The contours of this volume are shaped by Bhekizizwe Peterson’s invigoration of our thinking and writing, by our conversations and shared life. His analytical rigour and exacting demands were always exercised with generosity and humour, enabling those of us who had the privilege of working alongside him to do our best work. He drew us up and out of ourselves, towards better versions of ourselves as artists, intellectuals, activists—as human beings. In gratitude, we dedicate the book to his living memory.
- Bhekizizwe (Bheki) Peterson, who passed away when this book was in preparation, was a South African intellectual, script writer and film producer and Professor of African Literature at the University of the Witwatersrand, Johannesburg. He published extensively on African literature, performance and cultural studies as well as black intellectual traditions in South Africa.
- Khwezi Mkhize is Senior Lecturer in the Department of African Literature at the University of the Witwatersrand, and an affiliate of the Narrative Enquiry for Social Transformation programme.
- The JRB Patron Makhosazana Xaba is a research associate at the Wits Institute of Social and Economic Research (WiSER). She is a multi-genre anthologist, and has published four poetry collections and an award-winning collection of short stories.
‘This is an important and visionary project, assured of its own ethical and political worth, and the work of years of collaboration across generations, regions and intellectual traditions; it maps that which it also creates through the groundbreaking world-making of the research network.’—Carli Coetzee, Editor, Journal of African Cultural Studies
‘This well-crafted collection recovers the seminal position of four of the most important twenty-first-century African writers who have been absent from the canon and recalibrates the distinctive development of African literature.’—Mpalive Msiska, Associate Professor and Programme Director, Department of English and Humanities, Birkbeck College, University of London
The essays in this collection were written in celebration of the centenaries, in 2019, of Peter Abrahams, Noni Jabavu, Sibusiso Cyril Lincoln Nyembezi and Es’kia Mphahlele, all of whom were born in 1919. All four centenarians lived rich and diverse lives across several continents. In the years following World War II they produced more than half a century of foundational creative writing and literary criticism, and made stellar contributions to the founding and enhancement of institutions and repertoires of African and black arts and letters in South Africa and internationally. As a result, their lifeworlds and oeuvres present sharp and multifaceted engagements with and generative insights into a wide range of issues, including precolonial existence, colonialism, empire, race, culture, identity, class, the language question, tradition, modernity, exile, Pan-Africanism, and decolonisation.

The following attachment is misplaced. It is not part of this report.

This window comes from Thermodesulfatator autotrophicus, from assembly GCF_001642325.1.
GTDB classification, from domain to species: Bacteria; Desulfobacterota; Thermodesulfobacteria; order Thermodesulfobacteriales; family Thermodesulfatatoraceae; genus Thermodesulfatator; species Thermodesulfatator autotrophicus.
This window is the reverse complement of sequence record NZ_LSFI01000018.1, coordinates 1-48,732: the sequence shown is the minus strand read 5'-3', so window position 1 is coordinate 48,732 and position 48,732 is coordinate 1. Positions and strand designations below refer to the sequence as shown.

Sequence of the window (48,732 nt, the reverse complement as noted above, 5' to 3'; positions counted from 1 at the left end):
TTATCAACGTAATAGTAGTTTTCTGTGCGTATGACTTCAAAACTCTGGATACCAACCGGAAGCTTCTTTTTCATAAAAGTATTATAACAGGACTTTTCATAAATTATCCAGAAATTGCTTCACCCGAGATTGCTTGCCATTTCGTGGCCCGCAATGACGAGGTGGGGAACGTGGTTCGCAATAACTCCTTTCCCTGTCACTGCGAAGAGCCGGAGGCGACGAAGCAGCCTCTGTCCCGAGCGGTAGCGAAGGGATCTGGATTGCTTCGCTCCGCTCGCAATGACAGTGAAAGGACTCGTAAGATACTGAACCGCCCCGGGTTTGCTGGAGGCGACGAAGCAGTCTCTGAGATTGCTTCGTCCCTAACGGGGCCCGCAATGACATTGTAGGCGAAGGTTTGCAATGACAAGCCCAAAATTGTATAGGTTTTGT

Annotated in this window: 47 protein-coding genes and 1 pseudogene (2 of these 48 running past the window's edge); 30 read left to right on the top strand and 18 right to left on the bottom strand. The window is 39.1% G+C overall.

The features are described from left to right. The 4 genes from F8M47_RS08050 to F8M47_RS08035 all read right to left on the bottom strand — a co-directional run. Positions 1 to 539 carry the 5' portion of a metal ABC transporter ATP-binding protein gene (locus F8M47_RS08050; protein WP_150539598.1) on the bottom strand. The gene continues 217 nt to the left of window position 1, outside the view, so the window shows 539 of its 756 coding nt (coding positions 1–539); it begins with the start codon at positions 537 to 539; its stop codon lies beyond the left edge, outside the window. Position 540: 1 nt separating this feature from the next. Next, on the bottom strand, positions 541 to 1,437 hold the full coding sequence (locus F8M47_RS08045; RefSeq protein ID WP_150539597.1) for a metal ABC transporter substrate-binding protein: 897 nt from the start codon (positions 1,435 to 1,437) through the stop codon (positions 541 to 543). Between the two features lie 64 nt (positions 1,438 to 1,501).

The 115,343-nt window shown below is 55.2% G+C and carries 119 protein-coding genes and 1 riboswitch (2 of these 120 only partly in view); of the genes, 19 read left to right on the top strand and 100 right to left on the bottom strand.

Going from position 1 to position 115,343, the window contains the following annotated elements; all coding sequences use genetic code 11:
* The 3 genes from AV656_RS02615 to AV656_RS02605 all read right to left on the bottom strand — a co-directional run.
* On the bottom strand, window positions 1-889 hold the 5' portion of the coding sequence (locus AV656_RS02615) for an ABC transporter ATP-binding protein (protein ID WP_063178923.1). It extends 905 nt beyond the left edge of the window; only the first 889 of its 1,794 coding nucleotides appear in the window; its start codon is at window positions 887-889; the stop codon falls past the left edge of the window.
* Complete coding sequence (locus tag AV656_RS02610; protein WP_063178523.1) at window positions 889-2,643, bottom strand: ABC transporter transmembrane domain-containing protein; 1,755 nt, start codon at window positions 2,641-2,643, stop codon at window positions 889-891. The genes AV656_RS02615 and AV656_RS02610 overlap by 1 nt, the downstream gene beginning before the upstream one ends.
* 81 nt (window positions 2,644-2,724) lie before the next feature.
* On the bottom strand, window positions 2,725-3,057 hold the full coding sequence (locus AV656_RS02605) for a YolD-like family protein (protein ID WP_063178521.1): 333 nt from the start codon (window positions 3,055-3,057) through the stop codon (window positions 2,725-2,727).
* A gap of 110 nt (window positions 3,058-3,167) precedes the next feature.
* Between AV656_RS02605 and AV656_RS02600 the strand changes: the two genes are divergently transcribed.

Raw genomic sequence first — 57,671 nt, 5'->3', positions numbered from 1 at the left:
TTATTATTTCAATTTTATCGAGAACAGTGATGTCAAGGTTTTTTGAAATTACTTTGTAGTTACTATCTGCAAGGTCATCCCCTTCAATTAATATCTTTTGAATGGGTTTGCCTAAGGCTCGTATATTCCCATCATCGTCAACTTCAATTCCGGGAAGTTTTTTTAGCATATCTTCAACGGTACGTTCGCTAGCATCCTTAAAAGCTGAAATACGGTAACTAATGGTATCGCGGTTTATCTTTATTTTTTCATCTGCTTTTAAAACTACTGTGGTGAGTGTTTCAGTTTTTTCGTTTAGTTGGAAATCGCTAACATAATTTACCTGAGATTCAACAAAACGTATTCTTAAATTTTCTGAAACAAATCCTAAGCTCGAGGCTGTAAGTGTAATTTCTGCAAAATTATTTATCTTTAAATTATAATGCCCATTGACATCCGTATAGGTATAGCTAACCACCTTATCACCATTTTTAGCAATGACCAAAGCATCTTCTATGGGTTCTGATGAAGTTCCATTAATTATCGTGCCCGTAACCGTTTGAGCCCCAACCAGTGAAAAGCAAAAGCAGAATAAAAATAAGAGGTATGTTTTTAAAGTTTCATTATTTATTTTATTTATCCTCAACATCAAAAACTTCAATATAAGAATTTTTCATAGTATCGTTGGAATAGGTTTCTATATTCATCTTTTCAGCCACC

The range of the centenarians’ imaginations, critical analysis and social interventions spanned conventional disciplinary divides. This volume, in the same spirit, draws on perspectives and approaches that are equally transdisciplinary in their modalities. Two aims thread through the contributors’ reflections on the complexities of black existence and of intellectual and cultural life in the twentieth century. The first is the exploration of some of the centenarians’ key texts and cultural projects, in which the chapter authors consider questions relating to the sociopolitical antecedents and repertoires that shaped Peter Abrahams, Noni Jabavu, Sibusiso Nyembezi and Es’kia Mphahlele and that, in turn, constitute their legacies. In doing so, the authors trace a number of intellectual and aesthetic lineages that can be identified in the works and organisational activities of the centenarians, and explore the convergences and divergences, contradictions and paradoxes of these lineages. The second aim of the essays is to consider ways in which these foundational writers’ legacies continue to resonate today, confirming their status as crucial contributors to the genealogies and institutions of modern African and diasporic black arts and letters.